My clients say they don’t have time for a full warm-up before a meeting or presentation.
- Warm-ups are important to a speaker. Without them, you might get by, but you won’t be at your best.
- If you can’t warm up right before you speak, do it the morning of the event.
- Do something. Even a brief warm-up is better than nothing.
- Relaxation- Tension anywhere in your body inhibits and distorts communication.
- Breathing- The quality of your voice will never surpass the quality of your breath.
- Resonance- You won’t engage others if you’re not fully engaged yourself.
My “Silver Bullet”
If I had time to do only one exercise, I would do a series of spinal rolls.
The Spinal Roll:
Release your head forward and begin rolling down toward the ground, as though you were going to touch your toes. Imagine a rope going over a pulley. You’re not reaching, just relaxing downward as far as it feels comfortable. Let go of the back of the back of your neck, your shoulders, relaxing your upper, middle and lower back, until you’re hanging from your waist, head downward. Keep your knees loose.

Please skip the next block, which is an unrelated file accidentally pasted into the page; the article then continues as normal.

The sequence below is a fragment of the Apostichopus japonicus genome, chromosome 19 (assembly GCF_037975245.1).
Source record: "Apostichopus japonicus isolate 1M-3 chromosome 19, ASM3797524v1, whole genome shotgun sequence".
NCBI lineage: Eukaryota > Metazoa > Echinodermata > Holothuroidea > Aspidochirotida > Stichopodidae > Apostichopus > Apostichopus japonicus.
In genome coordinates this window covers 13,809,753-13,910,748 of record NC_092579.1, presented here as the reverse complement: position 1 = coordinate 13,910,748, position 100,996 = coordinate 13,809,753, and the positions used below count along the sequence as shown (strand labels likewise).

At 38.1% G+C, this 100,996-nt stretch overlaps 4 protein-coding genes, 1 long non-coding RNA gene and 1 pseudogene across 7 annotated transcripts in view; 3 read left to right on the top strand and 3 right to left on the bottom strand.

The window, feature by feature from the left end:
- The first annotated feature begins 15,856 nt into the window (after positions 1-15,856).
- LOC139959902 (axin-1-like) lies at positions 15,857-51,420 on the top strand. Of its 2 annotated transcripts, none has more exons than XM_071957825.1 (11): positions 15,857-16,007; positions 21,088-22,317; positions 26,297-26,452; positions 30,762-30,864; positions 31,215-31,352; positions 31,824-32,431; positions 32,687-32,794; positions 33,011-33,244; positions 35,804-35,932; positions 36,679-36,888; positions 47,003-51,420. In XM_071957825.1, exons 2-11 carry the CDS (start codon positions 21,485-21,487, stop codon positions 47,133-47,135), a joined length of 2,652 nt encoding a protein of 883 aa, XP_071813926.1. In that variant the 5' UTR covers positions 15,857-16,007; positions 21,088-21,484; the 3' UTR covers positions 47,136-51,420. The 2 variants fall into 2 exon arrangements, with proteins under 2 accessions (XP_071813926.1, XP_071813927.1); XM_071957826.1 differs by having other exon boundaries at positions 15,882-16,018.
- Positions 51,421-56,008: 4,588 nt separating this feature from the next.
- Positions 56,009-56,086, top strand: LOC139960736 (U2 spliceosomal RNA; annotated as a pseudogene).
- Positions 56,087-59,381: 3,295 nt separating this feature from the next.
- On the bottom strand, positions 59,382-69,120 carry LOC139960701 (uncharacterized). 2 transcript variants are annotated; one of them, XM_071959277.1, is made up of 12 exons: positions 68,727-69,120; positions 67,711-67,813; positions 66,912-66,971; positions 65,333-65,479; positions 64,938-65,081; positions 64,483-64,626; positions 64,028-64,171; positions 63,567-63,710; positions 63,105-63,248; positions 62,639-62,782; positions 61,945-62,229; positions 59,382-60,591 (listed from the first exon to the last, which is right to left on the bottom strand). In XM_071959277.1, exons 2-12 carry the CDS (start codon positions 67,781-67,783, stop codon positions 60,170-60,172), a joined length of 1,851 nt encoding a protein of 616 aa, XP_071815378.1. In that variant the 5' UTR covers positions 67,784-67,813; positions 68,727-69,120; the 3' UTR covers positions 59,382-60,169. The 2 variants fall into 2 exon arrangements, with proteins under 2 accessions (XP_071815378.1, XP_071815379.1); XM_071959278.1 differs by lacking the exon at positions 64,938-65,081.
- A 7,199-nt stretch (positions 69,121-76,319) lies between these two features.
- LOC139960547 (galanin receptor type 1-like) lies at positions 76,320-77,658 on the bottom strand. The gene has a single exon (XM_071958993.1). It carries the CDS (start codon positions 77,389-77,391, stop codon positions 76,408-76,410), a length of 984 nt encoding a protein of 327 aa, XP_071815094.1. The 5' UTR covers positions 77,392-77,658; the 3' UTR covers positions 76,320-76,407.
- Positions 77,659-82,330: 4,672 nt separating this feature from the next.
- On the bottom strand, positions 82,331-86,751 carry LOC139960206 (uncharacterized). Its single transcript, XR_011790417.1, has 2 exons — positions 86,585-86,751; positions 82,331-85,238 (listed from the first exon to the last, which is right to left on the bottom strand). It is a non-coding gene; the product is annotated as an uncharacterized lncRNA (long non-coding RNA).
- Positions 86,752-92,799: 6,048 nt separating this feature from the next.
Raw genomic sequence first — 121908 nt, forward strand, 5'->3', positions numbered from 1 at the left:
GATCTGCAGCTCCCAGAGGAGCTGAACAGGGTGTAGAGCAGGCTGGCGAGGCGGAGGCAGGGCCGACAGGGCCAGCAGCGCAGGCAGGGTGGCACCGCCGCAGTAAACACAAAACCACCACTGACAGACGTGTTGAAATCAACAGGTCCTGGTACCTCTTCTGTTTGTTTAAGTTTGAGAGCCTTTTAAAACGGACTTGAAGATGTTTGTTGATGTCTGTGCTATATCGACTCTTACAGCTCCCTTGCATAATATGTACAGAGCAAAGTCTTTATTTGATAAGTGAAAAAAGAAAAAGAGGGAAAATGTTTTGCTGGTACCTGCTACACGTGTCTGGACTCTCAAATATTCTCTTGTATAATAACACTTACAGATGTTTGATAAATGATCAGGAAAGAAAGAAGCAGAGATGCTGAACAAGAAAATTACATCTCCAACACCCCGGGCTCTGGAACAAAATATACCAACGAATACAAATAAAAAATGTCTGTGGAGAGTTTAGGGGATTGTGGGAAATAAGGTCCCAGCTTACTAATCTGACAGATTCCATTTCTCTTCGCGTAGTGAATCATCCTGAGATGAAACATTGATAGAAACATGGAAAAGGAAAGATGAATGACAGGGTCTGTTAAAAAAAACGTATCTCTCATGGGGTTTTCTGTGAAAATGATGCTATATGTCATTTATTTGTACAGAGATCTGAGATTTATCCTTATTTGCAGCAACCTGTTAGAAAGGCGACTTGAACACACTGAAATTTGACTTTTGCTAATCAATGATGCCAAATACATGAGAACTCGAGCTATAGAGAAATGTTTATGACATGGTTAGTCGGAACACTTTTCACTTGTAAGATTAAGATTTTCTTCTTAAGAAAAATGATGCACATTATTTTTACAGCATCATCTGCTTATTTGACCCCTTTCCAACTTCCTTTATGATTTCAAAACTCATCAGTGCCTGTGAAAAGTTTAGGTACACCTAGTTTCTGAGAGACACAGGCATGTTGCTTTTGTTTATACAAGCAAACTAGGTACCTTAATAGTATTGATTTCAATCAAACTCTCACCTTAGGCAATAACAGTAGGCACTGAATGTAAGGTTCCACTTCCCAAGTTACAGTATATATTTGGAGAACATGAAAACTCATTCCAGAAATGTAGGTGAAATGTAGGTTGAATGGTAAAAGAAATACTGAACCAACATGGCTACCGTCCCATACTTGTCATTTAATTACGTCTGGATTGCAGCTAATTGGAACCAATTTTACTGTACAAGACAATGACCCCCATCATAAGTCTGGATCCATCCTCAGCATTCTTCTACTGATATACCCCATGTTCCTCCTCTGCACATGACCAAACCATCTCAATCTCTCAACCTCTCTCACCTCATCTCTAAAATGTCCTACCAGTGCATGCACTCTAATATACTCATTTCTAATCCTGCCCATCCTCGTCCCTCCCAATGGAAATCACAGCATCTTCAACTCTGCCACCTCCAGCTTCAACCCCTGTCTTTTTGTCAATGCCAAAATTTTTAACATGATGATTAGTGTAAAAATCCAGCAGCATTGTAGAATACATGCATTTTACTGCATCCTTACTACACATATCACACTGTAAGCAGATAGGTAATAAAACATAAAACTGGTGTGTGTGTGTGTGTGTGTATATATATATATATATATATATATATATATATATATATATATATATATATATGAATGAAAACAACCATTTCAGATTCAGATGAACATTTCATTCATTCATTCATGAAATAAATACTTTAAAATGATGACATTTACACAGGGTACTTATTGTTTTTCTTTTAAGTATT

Now take a deep breath and sigh some tension out of your body. Notice what happens to your body as you let go of the breath. Sigh out several deep breaths and with every out-breath, invite your body to relax even more. You might feel yourself getting closer to the ground with each out-breath. Enjoy that feeling.
Slowly, begin rolling back to an upright position, without lifting your head or tensing your neck and shoulders. Just unrolling until you find yourself upright again. Take a moment and notice you’ve done to your body.
Repeat this process, trying to notice something new or do something better with each repetition. No two spinal rolls should ever be exactly the same.
- Relaxation- As you roll and unroll your torso, muscles start to let go. You become more efficient as you grow more familiar with the exercise. You use fewer muscles to do the same task. You feel more free.
- Breathing- With every spinal roll, you open more of your body to the breath. You breathe more fully and easily, into your belly, your sides and even your back.
- Resonance- Sigh out sound while rolling up and down your spine. You notice the feeling of sound vibrations shifting as your body changes position. You feel the body-voice connection. Your whole body vibrates with sound.
- Relaxation- You feel at ease, grounded and expansive. You move with freedom. You put your listeners at ease.
- Breathing- You relax from the inside out. You think clearly. Your voice feels clear, strong and deep. Your pace is deliberate and your delivery is fluent.
- Resonance- You speak with your whole body. You communicate with your whole being. Your message has impact.
I’m not recommending shortcuts or condoning laziness. You should allow time for a 20-40 minute warm-up before any important meeting or presentation. But if the circumstances make a full warm-up impossible, this one little exercise, done with awareness and attentiveness, can cover a few of the bases.